Of course, the best way to avoid a DUI on your record is to avoid being charged in the first place. If you are stopped for suspicion of DUI, be sure to cooperate with the officer and submit to any field sobriety or blood tests that they request. If you do end up being arrested, remember that you have the right to remain silent and the right to an attorney. Exercise these rights and do not say anything that can be used against you in court. With the help of a good lawyer, you may be able to get the charges against you reduced or even dismissed.

If you're reading this, it's likely because you have some questions about what to do if you get arrested for a DUI. And we don't blame you – the laws surrounding DUIs can be confusing and complex. But don't worry, we're here to help. Give us a call today and one of our experienced attorneys will answer all your questions and help you figure out the best plan of action for your specific situation.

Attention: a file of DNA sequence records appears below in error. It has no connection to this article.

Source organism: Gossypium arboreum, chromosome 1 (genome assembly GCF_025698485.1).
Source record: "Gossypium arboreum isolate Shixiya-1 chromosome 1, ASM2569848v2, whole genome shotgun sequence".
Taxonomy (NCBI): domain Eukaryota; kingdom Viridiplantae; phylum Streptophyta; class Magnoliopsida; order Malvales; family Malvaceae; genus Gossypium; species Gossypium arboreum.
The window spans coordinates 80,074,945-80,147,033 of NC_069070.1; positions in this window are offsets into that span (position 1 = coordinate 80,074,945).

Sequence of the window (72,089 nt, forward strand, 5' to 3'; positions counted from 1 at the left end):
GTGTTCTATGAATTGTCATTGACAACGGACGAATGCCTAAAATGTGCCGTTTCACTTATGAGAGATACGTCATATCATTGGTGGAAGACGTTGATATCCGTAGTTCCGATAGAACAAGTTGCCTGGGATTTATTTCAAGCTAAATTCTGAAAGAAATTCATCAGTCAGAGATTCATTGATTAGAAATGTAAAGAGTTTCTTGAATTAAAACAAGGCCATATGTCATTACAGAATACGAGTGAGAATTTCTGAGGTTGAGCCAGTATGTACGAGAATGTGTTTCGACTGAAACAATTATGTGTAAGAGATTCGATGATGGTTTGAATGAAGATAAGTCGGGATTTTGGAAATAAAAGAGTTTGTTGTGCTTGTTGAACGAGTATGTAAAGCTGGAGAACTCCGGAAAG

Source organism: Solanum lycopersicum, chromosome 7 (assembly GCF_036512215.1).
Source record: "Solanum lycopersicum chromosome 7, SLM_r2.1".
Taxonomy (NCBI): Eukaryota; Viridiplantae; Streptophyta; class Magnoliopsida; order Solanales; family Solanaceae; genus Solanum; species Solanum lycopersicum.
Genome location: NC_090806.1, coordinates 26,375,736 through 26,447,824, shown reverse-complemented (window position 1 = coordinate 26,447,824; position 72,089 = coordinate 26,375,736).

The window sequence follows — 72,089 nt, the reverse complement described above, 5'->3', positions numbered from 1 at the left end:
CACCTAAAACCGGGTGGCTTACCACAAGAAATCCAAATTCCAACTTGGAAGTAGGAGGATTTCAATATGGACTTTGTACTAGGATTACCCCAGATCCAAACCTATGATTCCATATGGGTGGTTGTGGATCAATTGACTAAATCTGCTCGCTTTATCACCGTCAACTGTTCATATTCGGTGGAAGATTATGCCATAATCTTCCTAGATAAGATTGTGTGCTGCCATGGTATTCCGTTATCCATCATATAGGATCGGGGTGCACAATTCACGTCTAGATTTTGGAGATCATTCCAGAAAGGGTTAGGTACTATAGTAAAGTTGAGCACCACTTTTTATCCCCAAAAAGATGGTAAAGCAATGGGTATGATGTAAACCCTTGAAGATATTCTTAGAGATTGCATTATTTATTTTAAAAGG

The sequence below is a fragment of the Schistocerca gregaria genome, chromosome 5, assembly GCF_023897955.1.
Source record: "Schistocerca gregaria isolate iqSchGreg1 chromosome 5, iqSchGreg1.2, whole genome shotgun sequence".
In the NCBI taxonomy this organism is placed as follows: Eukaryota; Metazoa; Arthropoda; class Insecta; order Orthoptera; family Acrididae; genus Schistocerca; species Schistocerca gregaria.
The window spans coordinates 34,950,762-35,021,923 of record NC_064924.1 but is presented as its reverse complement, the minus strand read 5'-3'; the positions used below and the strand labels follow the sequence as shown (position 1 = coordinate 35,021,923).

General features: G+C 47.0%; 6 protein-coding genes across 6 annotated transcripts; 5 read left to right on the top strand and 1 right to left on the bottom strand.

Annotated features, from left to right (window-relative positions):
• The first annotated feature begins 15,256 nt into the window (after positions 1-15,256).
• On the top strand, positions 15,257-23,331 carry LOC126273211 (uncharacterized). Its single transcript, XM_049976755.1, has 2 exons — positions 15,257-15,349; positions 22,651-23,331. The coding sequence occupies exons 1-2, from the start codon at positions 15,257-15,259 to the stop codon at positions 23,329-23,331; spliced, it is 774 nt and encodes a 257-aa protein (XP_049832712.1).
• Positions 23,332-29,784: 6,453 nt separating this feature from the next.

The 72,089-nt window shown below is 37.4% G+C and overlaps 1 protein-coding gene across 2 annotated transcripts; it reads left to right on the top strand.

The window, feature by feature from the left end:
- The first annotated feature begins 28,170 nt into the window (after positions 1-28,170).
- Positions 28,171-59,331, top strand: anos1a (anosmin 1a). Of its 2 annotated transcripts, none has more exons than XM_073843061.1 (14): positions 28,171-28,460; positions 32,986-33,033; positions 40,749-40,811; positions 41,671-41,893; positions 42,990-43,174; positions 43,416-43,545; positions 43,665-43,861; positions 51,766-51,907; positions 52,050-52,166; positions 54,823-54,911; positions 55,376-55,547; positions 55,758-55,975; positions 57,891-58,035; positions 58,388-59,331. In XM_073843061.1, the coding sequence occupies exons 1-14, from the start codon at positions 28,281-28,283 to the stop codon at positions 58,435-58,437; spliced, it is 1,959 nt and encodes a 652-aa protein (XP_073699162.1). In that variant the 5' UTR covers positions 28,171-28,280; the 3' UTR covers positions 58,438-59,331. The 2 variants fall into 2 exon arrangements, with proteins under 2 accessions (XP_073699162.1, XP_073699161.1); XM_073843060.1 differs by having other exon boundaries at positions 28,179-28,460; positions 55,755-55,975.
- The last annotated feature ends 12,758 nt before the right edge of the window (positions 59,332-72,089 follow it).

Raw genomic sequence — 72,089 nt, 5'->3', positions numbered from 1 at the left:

Do You Need a DUI Lawyer You Can Trust?

With Lynn Gorelick you don't have to face criminal charges alone. You will receive personal attention to your case. Ms. Gorelick will be the one to appear in court with you from beginning to end. Ms. Gorelick, herself, will be doing your DMV hearings. You will not be handed off to another attorney or associate. You deserve this kind of attention to your needs at this stressful time. Ms. Gorelick has represented people charged with DUI for over 38 years.  She has NEVER been a prosecutor who pursues convictions. She has only DEFENDED people accused of crimes. Contact us today for your consultation!


The materials available on this website are for informational and entertainment purposes only and not for the purpose of providing legal advice. You should contact your attorney to obtain advice with respect to any particular issue or problem.  You should not act or refrain from acting on the basis of any content included in this site without seeking legal or other professional advice. The information presented on this website may not reflect the most current legal developments.  No action should be taken in reliance on the information contained on this website and we disclaim all liability in respect to actions taken or not taken based on any or all of the contents of this site to the fullest extent permitted by law.